Perhaps one of the greatest points of confusion for Christians concerns their proper relationship to God’s law. Many Christians, having read verses like Romans 10:4 (“Christ is the end of the law”), have concluded that the Ten Commandments have no authoritative role in their lives. But such a conclusion misses both the proper place of God’s moral law and a chief means by which God teaches His people how to live.
God’s moral law (distinguished from the ceremonial and civil laws) has an enduring role in the lives of God’s people. We know this for several reasons.
- The Ten Commandments embody that law God has written on the conscience of humanity (Romans 2:14-15). The moral law was upheld in the garden long before it was codified in the Ten Commandments.
- The Ten Commandments embody an eternal standard. Who can argue against the fact that while the dietary regulations of the civil law and the sacrifices of the ceremonial law have passed away, the Ten Commandments remain and will be upheld in the age to come? The Ten Commandments were treated uniquely by the people. The tablets themselves were stored in the Ark of the Covenant in the Holy of Holies reflecting their honored status.
- The Ten Commandments are reiterated in the New Testament. Jesus and the Apostles, at various times, uphold the Ten Commandments both by example and in proclamation. At no point is a single Commandment overturned or revealed as “fulfilled” in the New Testament.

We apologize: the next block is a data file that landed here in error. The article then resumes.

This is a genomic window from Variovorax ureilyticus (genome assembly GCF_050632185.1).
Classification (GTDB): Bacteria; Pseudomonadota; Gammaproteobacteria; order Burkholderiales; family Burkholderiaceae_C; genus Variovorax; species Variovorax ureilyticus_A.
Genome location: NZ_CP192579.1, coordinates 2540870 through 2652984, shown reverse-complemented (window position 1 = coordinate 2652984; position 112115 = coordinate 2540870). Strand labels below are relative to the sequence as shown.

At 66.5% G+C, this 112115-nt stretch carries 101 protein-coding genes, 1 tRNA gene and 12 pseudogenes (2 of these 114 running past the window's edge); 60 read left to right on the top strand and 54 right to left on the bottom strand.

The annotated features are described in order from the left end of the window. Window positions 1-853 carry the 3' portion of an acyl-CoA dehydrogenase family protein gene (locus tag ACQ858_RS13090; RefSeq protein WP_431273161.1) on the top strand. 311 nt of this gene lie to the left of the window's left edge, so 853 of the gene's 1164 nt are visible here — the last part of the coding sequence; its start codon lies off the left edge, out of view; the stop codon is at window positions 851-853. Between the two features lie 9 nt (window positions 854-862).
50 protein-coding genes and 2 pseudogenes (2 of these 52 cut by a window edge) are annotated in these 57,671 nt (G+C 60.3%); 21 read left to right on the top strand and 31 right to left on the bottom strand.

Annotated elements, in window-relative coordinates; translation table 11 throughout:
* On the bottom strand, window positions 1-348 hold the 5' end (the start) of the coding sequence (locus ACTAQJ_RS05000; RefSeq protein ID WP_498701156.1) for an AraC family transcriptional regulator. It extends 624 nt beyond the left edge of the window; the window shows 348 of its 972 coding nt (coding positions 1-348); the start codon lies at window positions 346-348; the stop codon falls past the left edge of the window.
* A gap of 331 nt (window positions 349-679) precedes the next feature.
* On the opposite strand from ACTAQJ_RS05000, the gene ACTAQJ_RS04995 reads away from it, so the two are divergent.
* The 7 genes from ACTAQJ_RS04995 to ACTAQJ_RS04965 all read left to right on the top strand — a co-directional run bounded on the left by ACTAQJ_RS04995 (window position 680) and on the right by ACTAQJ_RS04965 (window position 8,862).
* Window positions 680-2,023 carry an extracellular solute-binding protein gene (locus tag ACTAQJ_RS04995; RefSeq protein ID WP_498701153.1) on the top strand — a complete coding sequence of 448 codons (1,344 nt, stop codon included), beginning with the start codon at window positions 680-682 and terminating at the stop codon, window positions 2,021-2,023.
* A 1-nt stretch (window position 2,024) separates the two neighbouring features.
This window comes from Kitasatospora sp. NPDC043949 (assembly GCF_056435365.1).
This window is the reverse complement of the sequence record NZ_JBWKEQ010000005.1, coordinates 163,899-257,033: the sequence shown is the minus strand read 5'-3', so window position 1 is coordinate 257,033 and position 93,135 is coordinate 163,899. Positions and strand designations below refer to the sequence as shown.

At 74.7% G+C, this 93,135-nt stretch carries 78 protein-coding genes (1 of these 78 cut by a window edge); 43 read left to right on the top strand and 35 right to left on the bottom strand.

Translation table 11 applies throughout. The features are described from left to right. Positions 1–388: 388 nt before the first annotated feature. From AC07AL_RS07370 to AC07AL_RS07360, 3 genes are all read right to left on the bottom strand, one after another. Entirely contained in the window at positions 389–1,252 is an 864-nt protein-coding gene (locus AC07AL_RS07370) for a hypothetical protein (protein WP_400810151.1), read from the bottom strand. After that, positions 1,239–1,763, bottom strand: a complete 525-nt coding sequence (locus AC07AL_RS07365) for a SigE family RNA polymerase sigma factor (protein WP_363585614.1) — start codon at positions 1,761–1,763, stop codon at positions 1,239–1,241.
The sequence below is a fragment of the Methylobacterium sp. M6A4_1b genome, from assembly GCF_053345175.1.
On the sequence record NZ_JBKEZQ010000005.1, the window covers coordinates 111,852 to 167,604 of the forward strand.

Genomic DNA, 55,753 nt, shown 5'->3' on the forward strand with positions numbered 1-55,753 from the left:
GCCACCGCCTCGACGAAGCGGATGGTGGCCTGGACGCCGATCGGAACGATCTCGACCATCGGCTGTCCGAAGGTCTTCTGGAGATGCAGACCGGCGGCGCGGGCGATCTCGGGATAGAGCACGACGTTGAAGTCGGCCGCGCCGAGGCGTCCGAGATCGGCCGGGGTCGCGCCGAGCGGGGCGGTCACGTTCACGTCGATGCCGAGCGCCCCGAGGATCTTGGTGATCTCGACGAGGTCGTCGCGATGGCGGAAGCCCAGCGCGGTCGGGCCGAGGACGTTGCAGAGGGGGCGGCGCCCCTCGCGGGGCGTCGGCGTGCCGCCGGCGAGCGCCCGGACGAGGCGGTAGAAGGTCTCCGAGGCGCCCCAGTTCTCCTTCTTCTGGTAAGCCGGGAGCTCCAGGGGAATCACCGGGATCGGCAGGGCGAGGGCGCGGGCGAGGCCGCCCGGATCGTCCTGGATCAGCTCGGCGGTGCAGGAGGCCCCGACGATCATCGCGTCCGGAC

- The Ten Commandments reflect the character of God. To read the moral law of God is to learn about the character of God. He is revealed as holy and pure. It makes sense for the ceremonial laws to no longer be in force because of their typological nature. That is, they are laws that were fulfilled in the person and work of Christ. Likewise the ceremonial laws which governed Israel in the Land were temporary administrations in a particular era of redemptive history. But God’s moral law is fundamentally different in that it directly reflects the character of God.
Certainly Christians must avoid legalism. We must never believe that we can be justified before God by obeying the law (Romans 3:20). But we err if we believe that the Ten Commandments have passed away into irrelevance or serve merely as helpful tips for living. God’s moral law still stands as His unbending standard for all humanity. But if that were the end of the story we would have no hope for who has kept that standard? Of course there is One who has kept the standard of God’s holy demands. He is our Deliverer who not only obeyed in our place fulfilling all righteousness, but also died in our place accomplishing the salvation of all those who believe.